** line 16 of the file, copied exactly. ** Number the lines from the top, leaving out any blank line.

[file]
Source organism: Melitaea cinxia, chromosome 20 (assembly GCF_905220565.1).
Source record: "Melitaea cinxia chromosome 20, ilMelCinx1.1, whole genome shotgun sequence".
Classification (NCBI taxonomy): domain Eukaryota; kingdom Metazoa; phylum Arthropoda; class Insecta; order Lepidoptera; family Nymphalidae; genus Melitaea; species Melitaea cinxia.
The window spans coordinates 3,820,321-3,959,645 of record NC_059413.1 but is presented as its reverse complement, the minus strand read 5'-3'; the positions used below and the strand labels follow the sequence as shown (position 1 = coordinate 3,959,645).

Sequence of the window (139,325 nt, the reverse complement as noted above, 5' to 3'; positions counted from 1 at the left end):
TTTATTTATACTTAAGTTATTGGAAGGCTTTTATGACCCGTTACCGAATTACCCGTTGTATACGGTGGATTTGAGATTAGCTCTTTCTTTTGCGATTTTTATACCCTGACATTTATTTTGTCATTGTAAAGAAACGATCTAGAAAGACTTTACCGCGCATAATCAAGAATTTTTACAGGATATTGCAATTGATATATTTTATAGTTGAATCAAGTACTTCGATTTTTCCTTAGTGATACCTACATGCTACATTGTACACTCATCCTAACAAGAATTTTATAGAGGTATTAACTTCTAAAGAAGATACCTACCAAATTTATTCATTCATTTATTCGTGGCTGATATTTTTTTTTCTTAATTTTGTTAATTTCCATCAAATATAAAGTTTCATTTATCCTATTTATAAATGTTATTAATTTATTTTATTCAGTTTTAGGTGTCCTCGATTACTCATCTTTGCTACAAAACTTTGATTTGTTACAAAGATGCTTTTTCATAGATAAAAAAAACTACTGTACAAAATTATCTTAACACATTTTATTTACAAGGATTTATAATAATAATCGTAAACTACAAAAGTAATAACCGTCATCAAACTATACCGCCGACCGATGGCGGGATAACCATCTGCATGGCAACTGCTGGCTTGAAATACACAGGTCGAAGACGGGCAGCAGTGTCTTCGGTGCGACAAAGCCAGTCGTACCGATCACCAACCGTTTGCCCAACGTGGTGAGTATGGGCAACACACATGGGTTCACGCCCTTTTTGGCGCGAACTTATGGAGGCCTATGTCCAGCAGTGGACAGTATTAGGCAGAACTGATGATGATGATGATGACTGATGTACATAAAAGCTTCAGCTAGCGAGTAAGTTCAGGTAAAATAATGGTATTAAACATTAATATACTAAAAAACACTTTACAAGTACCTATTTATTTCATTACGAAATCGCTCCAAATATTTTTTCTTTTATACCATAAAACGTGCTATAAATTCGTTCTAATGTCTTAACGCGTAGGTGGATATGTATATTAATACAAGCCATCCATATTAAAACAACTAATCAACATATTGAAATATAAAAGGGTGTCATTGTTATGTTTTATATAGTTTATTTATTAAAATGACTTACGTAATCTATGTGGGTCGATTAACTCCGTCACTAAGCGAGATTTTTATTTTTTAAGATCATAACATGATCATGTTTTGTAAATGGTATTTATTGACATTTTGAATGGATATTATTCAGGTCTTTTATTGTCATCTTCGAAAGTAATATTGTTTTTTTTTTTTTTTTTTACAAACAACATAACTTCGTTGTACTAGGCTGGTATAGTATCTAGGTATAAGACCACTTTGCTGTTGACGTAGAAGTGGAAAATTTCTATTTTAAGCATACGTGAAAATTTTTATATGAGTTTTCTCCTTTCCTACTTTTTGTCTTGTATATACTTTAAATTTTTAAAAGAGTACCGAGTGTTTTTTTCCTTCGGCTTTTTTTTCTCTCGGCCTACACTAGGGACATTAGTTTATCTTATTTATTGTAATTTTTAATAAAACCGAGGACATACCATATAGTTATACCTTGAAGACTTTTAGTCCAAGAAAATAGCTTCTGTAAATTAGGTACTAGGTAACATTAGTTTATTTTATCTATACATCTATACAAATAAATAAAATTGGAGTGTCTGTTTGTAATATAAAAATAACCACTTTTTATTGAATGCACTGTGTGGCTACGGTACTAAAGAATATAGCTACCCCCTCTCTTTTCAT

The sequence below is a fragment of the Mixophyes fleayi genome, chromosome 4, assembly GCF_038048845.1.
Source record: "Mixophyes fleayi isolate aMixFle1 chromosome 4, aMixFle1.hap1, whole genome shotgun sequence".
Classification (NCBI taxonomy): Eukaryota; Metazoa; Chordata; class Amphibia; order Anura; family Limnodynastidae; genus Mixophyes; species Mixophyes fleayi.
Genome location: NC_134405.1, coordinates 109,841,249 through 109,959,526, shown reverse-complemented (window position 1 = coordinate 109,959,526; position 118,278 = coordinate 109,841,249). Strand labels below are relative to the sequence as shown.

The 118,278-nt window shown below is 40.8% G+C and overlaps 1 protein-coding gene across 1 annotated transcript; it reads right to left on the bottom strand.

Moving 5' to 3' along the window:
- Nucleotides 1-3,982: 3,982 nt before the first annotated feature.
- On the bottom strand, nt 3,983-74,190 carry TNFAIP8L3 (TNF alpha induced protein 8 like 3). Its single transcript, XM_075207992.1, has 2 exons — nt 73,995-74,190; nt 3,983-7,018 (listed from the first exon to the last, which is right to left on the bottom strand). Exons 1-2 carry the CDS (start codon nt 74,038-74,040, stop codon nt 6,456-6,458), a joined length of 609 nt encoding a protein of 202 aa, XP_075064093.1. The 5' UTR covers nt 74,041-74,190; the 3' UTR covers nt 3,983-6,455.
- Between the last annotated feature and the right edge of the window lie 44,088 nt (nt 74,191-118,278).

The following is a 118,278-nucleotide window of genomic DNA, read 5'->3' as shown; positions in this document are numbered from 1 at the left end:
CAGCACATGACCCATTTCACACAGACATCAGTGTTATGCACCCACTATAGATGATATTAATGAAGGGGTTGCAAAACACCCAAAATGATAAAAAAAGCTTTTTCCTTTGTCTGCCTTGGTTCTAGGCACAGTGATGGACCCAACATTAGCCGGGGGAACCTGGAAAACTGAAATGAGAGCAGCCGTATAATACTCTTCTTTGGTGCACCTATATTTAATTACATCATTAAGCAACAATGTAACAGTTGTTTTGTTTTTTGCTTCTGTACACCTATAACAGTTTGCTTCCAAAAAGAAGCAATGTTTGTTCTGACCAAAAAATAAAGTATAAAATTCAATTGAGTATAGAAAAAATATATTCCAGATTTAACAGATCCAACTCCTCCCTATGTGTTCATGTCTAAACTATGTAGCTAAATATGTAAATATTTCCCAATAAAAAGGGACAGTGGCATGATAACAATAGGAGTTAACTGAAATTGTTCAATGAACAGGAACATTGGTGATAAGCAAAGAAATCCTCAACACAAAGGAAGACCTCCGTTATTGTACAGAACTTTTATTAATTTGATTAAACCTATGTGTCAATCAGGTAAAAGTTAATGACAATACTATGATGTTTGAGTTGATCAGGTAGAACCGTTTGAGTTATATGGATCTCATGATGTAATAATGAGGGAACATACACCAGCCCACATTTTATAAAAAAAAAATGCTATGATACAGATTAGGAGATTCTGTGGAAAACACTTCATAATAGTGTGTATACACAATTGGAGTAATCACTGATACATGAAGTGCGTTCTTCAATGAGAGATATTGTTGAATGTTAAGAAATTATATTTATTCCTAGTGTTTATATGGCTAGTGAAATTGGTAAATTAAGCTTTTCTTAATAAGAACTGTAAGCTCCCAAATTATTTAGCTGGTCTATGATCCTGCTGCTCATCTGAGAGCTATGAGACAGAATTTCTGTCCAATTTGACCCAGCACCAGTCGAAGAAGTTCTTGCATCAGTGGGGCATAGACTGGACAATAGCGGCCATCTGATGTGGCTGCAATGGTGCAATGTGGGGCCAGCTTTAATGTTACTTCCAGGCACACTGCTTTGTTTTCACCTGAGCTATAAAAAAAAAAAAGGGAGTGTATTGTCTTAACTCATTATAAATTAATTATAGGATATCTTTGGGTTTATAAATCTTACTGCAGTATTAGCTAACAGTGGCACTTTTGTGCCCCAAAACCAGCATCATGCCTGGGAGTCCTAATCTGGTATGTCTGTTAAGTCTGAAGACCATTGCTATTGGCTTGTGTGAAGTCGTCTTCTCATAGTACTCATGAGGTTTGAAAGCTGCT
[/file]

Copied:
The following is a 118,278-nucleotide window of genomic DNA, read 5'->3' as shown; positions in this document are numbered from 1 at the left end: